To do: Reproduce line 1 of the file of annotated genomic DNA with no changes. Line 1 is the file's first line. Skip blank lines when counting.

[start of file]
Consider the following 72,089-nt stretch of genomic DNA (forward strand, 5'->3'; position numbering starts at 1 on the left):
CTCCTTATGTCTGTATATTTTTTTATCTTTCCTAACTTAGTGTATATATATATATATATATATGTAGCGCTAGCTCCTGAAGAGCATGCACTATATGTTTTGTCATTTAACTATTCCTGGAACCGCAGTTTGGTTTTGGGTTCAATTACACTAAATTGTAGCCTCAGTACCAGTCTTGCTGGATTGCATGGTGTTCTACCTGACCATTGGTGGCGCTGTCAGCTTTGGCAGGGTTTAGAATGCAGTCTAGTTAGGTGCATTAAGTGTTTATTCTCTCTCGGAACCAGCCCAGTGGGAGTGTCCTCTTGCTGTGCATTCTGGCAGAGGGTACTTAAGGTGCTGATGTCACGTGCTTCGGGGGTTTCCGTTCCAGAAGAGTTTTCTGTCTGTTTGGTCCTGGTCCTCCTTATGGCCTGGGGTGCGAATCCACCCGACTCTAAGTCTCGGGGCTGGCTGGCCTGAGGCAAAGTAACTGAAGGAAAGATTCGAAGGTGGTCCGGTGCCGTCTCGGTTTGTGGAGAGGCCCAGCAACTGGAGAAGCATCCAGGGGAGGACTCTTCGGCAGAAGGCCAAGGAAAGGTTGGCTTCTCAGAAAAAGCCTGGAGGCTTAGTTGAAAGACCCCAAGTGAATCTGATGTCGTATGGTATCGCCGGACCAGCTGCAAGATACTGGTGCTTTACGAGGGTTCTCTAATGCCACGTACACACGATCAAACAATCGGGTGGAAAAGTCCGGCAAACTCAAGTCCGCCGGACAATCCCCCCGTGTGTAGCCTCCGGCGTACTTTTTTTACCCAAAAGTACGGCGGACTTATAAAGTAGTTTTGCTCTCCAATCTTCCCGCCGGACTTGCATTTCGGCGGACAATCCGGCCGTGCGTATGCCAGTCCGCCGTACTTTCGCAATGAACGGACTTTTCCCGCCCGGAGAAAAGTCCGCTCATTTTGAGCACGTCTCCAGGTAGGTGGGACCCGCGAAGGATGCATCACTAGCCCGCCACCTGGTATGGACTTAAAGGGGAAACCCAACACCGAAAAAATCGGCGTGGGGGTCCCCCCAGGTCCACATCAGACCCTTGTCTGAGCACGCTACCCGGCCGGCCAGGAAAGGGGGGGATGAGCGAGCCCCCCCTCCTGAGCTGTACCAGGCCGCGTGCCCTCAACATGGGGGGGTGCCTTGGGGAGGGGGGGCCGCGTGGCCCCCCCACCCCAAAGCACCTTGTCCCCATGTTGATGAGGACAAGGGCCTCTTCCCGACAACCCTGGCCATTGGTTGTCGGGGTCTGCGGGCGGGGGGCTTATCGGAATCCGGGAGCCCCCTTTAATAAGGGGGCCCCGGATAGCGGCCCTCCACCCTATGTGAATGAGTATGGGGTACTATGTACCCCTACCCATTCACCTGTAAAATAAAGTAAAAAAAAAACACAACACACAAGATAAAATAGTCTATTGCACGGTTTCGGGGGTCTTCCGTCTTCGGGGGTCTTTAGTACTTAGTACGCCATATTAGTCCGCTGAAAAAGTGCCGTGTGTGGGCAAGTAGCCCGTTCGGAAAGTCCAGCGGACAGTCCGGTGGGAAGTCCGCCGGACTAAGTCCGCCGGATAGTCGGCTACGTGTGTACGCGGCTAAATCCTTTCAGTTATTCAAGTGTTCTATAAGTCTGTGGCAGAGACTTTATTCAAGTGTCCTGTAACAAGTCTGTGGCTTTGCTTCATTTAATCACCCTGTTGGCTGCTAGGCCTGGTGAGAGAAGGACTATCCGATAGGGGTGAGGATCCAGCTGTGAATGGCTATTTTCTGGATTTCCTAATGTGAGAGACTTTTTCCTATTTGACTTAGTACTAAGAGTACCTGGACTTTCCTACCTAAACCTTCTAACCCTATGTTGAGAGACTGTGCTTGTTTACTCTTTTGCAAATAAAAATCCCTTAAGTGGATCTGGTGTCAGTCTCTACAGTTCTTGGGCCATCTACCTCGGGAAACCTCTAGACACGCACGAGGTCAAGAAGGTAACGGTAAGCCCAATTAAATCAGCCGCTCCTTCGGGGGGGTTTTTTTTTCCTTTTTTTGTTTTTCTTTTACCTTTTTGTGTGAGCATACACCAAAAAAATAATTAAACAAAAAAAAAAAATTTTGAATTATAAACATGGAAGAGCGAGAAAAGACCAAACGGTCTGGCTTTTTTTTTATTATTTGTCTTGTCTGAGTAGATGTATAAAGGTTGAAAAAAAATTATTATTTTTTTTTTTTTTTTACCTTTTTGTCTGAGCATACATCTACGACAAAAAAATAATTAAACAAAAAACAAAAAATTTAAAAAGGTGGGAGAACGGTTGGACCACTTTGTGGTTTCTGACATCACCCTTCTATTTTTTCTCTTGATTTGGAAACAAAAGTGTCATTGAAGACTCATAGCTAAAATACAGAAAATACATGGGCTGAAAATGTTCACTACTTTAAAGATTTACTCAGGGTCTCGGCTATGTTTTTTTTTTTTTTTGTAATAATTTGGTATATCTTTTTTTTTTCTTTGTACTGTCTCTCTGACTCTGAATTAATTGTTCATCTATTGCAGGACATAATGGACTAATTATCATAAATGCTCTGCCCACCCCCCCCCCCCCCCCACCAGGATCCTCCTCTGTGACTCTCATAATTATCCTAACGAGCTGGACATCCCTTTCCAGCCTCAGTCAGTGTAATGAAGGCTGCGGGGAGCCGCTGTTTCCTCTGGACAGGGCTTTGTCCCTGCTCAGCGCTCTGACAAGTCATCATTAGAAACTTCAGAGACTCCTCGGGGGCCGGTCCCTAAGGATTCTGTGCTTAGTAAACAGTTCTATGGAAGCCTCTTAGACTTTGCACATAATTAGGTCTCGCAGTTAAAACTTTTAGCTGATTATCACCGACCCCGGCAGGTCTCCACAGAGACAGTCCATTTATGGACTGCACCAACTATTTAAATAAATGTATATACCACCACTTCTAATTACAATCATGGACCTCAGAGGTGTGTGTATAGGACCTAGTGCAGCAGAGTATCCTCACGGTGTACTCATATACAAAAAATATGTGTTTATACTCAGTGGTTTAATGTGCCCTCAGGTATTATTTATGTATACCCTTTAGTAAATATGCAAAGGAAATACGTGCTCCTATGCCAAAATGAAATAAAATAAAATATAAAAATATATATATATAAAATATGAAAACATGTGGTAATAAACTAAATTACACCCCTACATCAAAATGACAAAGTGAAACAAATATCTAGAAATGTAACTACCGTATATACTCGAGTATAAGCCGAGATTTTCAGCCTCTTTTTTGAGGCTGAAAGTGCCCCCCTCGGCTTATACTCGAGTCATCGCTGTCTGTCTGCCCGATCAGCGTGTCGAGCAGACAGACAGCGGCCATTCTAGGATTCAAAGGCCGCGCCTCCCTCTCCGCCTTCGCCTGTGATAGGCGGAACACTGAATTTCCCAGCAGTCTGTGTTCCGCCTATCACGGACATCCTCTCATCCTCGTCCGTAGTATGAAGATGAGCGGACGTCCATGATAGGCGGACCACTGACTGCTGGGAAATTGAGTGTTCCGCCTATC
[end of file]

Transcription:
Consider the following 72,089-nt stretch of genomic DNA (forward strand, 5'->3'; position numbering starts at 1 on the left):